- You make a choice about the final size of the file you wish to export, which tells the camera how much raw data to remove in order to achieve that compression result. It seems that when cameras compress files to produce JPEG images, the luminance or brightness captured by each photosite is not compressed, but the information about colour is. For every 64 photosites, large JPEG compression will average the colour across these sites and capture 1 data point. For smaller JPEG file sizes, even more is lost. And it is a permanent loss – there is no way to recover that original colour information later.
As an example of the pros and cons of shooting raw vs. JPEG, Ben explains that the camera works much harder to produce a JPEG, so if the photographer is in a situation where continuous shooting is required, the time to write a JPEG to the storage card may actually be longer than it would be with raw files, even if the stored file is ultimately smaller. Put another way, every image you shoot starts out as raw. When selecting JPEG in-camera as your storage option, you are simply deciding to process that raw data in-camera before storing it.
It seems the debate of raw vs. JPEG was most relevant when memory cards were smaller and when post-processing options on computers were much more limited. Today, any name-brand image processing software that can read raw data (Adobe Lightroom, Adobe Photoshop, Capture One, Photo Raw) is capable of handling the largest files efficiently. Workflows for raw files are similar, but with more options, to workflows for JPEG files. Instead of doing the processing in-camera, raw shooters elect to fully process their images on the computer, where better displays, more sophisticated software packages and frankly more time (since you are not trying to shoot while processing) are available.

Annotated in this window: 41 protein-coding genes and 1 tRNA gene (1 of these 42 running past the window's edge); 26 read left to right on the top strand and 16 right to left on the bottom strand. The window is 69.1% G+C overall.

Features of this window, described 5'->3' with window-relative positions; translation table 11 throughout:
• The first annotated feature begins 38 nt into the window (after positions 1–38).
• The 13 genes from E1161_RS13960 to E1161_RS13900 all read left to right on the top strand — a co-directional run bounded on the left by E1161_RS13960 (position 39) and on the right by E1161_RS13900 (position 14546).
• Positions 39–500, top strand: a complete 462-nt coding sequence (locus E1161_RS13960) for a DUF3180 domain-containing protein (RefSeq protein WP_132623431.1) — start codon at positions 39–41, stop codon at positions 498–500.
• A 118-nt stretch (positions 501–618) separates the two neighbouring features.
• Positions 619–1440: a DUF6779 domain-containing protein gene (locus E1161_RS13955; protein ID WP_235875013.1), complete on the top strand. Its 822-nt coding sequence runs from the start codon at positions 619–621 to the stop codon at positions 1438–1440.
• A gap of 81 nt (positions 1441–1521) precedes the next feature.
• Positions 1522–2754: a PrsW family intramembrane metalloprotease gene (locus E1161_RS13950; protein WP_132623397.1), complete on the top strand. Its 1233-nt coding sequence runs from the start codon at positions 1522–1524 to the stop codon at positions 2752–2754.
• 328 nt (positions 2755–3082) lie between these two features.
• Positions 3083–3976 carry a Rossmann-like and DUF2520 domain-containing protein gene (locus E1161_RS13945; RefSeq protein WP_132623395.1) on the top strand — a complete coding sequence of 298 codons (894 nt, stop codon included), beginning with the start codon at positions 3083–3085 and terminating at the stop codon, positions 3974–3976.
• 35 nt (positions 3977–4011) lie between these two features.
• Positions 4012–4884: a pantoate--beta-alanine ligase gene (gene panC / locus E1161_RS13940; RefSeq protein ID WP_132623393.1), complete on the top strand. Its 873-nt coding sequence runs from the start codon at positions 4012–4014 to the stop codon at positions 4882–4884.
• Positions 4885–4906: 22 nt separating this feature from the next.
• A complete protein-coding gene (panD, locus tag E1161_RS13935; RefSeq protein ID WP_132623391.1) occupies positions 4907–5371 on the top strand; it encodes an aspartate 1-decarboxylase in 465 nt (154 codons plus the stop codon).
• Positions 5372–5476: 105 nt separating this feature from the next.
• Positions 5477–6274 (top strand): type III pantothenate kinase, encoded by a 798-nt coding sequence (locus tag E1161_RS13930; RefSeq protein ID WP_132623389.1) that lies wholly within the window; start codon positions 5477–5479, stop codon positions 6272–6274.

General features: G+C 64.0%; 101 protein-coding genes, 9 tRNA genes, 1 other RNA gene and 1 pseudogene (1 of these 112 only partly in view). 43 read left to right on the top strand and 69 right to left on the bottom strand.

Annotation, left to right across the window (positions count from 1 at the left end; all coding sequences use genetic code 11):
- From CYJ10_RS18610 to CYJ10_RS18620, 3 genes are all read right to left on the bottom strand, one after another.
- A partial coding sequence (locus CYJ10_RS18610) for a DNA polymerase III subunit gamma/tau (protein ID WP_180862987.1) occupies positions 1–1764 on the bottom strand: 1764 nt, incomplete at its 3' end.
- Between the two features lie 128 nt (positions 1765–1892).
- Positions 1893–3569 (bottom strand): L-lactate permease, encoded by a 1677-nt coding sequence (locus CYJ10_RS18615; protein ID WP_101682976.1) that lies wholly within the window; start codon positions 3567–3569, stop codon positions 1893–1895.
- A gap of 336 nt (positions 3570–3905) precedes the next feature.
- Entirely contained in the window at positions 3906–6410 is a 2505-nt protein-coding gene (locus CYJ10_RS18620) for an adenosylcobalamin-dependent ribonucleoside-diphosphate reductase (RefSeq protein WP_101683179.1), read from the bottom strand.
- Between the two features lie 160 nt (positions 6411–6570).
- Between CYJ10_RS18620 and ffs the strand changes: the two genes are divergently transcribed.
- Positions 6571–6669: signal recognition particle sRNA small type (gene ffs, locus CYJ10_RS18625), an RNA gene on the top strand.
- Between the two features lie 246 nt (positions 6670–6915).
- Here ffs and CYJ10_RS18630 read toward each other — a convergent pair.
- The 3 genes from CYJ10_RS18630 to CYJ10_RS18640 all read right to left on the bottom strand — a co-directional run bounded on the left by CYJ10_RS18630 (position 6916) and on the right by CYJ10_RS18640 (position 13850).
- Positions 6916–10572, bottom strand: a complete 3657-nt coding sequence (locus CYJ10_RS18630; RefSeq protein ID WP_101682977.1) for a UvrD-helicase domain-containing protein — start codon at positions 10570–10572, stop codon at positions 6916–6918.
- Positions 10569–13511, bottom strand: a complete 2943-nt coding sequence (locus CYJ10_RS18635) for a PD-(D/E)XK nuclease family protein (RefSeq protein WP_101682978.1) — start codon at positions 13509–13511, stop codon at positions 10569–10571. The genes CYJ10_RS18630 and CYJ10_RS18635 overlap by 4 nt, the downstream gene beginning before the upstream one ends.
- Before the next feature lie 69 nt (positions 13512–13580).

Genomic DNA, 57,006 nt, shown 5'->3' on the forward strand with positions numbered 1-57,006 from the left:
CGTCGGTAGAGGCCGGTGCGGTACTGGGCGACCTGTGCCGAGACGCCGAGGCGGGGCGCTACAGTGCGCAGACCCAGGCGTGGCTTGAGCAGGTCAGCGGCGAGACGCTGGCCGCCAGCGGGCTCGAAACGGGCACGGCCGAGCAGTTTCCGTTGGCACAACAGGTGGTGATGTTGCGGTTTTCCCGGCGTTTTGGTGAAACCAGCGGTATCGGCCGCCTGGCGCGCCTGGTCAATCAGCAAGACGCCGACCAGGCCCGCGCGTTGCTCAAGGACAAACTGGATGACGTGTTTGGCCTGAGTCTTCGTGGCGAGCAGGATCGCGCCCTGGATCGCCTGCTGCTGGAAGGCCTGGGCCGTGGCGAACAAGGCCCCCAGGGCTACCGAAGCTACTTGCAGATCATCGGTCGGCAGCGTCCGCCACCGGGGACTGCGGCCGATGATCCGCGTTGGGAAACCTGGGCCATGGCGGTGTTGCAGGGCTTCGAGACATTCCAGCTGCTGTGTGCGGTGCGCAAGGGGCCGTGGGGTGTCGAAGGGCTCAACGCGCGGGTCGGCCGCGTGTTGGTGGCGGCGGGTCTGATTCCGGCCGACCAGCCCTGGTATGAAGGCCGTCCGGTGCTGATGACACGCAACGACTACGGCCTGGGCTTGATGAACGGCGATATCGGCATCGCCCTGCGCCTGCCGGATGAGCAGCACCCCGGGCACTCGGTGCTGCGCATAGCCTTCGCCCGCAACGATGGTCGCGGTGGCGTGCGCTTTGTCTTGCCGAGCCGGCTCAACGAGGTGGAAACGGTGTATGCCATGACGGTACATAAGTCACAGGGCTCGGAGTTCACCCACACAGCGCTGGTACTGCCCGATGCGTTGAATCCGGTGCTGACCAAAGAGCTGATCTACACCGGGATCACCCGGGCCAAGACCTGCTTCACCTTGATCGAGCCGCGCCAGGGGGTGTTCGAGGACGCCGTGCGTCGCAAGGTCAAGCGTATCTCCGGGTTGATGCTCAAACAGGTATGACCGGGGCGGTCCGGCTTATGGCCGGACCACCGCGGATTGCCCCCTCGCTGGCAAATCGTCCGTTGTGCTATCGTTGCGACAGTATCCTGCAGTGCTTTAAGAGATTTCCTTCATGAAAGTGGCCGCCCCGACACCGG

There is one other big advantage to shooting raw and processing the resulting files on the computer. For technical reasons, the original raw files CAN NEVER BE ALTERED on the computer. Instead, any edits that are made to a file are saved as a separate set of instructions along side the file and are applied each time the file is opened. So, editing a raw file is truly non-destructive and can be reversed at any time.
So what’s the exception I referred to earlier? If you as a photographer are shooting raw but use the camera’s preview image feature as you are shooting, both the image and the associated histogram will be more accurately represented if you take the time to select settings that come close to what you desire in the final image. That’s because the preview image is a JPEG image. If you shoot tethered and/or don’t rely on the preview image, this isn’t a concern. That said, the histogram in-camera will never be the same as the histogram you will see when opening the raw file on your computer. So, ensure you always have a wide margin for error in things like highlight or shadow clipping when using the in-camera histogram.
And of course, once you process the image on your computer, exporting it to JPEG is often a preferred option for viewing or sharing. So eventually most images are compressed and will lose detail in that compression. But at least you’ll always have access to the full resolution image, with all of its adjustments, should you need it.
I always feel both tired and satisfied when I have an intellectual experience that makes me really think. You hit it out of the park on this one, Ben. Thanks.